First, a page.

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by Matthew Blake
HarperCollins, January 2024
448 pages
ISBN: 0063314150

Buy in the UK | Buy in Canada

The title makes ANNA O. sound like a Freudian case study, which it is in a way. Dr. Ben Prince, director of a celebrated, innovative Harley Street, London sleep disorder clinic that doubles as a sleep studies lab gets the case of a lifetime: wake up Anna Ogilvy, the twentysomething Oxford-educated daughter of the Minister of Health. Anna, or, as the right-wing tabloid media call her, "Sleeping Beauty," has been asleep for four years continuously. In a way, that's a relief for her parents because she was discovered in their rural cabin, asleep, holding a bloody dagger, between the murdered bodies of her two flatmates, best friends, and fellow Oxbridge graduates. Did she kill them? Did she kill them in her sleep? She had a history of sleepwalking. Should anyone be held morally responsible for actions committed while asleep--even murder? The Ministry of Justice, unable to solve these questions with humanist knowledge alone, brings in Dr. Prince.

Blake's novel is riveting and satirical at once. Can (the) Prince wake up Sleeping Beauty is a dramatic mystery and an obnoxious question, as Price and Blake understand very well. What is Anna O. sleeping -- her condition is called "resignation syndrome, and it's a real medical condition" -- to avoid confronting? Does Ben want to know?

The answers to these questions take Ben into the archives to investigate another sleepwalking murder, for which a sleepwalking housewife dubbed the "Stockwell Monster" was convicted and sectioned indefinitely at Dartmoor Hospital, the infamous prison hospital where numerous famous murderers judged clinically insane went never to recuperate. Meanwhile, he tries to be a good parent to his young daughter, KitKat, and a good co-parent to her mother, cop Clara Prince--who happened to be first on the scene of the Anna O. murders.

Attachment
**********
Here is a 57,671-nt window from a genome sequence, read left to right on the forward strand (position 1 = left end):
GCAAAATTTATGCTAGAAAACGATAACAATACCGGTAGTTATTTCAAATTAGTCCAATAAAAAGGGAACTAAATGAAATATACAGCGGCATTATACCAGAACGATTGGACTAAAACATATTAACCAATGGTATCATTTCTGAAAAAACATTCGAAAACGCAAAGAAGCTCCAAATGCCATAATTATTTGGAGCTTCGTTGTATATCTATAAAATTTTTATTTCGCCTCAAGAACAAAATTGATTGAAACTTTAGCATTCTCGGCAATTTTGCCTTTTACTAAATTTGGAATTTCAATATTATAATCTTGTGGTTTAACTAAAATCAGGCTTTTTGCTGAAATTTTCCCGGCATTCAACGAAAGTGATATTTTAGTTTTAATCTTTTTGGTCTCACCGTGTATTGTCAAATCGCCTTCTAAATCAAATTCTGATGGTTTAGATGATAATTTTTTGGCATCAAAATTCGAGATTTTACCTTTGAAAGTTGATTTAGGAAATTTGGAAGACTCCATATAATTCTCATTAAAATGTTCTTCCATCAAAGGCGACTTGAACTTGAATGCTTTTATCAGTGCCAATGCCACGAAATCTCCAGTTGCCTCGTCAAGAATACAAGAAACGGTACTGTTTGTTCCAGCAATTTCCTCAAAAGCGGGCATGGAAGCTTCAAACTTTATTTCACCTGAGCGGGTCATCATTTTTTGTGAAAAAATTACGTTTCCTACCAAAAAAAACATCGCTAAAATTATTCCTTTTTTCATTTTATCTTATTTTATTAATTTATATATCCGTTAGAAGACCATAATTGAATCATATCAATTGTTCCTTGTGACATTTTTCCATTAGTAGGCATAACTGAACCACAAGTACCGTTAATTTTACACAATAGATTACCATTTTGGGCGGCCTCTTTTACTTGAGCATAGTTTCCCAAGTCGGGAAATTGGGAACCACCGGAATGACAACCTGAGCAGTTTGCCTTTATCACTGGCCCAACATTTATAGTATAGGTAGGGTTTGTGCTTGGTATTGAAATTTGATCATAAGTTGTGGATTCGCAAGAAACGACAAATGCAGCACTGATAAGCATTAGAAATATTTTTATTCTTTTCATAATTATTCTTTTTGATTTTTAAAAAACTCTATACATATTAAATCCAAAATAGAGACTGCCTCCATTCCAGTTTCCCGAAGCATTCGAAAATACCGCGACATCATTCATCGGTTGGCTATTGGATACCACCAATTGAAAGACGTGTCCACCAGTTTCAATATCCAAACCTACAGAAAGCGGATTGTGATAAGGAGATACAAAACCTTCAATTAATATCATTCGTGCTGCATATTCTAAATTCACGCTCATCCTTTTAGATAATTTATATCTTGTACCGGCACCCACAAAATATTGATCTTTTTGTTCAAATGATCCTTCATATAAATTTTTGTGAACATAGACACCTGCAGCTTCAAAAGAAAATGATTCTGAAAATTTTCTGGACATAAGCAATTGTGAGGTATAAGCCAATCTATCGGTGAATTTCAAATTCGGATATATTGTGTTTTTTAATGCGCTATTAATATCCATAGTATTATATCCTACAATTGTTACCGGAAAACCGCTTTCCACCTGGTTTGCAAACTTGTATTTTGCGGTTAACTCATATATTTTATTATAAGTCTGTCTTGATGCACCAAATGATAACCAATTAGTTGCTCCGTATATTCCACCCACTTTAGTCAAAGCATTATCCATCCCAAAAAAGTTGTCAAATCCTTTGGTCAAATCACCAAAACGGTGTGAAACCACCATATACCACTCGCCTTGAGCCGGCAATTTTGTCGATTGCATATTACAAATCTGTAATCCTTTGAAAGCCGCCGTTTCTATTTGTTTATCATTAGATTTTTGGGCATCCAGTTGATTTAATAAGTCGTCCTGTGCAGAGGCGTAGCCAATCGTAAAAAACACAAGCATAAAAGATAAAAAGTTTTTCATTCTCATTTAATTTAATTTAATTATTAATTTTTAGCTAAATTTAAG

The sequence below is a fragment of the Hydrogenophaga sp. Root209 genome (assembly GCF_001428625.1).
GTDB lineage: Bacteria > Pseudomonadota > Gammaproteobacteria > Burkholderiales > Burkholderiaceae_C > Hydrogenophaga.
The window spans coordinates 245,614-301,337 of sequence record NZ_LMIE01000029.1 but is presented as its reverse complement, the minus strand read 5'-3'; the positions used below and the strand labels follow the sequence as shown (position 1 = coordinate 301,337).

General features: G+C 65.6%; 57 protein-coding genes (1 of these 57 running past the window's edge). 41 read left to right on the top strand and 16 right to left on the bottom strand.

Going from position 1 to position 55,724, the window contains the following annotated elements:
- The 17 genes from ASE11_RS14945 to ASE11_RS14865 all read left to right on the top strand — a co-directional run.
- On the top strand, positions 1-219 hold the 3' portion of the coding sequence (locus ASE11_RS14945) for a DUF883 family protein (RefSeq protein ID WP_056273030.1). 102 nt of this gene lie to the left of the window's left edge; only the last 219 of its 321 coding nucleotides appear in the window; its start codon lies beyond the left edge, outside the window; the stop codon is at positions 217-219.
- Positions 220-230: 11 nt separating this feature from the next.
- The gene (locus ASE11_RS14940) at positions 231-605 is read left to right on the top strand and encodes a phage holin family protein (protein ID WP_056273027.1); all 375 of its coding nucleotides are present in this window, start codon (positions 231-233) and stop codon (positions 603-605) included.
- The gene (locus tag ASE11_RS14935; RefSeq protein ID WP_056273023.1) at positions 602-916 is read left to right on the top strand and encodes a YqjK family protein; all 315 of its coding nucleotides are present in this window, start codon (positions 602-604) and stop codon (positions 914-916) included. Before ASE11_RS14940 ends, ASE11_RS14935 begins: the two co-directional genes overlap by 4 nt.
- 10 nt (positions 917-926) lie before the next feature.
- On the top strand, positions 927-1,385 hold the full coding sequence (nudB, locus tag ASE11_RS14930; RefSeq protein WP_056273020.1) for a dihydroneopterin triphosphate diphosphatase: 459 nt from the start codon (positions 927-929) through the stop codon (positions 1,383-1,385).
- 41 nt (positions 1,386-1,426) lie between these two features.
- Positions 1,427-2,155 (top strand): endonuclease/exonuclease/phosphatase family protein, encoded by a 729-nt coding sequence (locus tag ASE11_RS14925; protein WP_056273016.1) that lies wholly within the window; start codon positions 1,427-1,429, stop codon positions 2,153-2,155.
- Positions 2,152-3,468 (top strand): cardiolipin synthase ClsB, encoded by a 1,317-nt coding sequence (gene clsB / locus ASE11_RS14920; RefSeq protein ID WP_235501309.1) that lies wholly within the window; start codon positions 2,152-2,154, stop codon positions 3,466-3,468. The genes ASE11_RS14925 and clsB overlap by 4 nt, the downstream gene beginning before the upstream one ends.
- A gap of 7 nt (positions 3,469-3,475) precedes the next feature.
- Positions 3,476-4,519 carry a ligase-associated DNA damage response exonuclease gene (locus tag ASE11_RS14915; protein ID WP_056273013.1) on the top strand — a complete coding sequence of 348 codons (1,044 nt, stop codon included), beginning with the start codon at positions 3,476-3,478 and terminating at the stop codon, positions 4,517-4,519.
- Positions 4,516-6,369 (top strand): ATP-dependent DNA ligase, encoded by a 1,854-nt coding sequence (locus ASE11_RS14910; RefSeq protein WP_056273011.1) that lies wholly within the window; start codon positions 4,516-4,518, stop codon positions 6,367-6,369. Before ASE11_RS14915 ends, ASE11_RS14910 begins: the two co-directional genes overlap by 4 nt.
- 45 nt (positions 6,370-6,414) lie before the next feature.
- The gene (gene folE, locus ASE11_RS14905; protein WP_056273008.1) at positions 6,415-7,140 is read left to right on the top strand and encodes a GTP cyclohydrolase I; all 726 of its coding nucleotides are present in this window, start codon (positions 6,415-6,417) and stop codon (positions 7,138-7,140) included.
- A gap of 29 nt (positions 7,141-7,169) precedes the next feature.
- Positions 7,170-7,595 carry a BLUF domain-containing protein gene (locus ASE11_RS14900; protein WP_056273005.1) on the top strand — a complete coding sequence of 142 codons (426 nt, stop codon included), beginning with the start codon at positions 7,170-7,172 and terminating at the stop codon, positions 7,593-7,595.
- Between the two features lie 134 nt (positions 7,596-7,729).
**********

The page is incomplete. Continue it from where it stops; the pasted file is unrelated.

Blake tells this story from multiple perspectives, including Ben's and Anna's. Ben's comparison of his situation to Freudian case studies and Sherlock Holmes puzzles turns the book into a generic mash-up of procedural and literary crime fiction. Like Freud, is this doctor making things up, or lying to himself? Are his own syndromes part of Anna O.'s story -- or are anyone else's? Did she even commit the murders, and if she didn't, why were they committed and pinned on her? Or is Anna O., prior to the murders an emergent media darling, influencer, and crime journalist interested in the Stockwell Monster case, an engineer of the entire situation?

You won't find out until the very end, but ANNA O. will keep you guessing until then: guessing and thinking about all the urgent scientific and ethical questions Blake raises.

Rebecca Nesvet is an Associate Professor of English at the University of Wisconsin, Green Bay and co-edits Reviewing the Evidence.

Reviewed by Rebecca Nesvet, January 2024

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Contact: Yvonne Klein (ymk@reviewingtheevidence.com)

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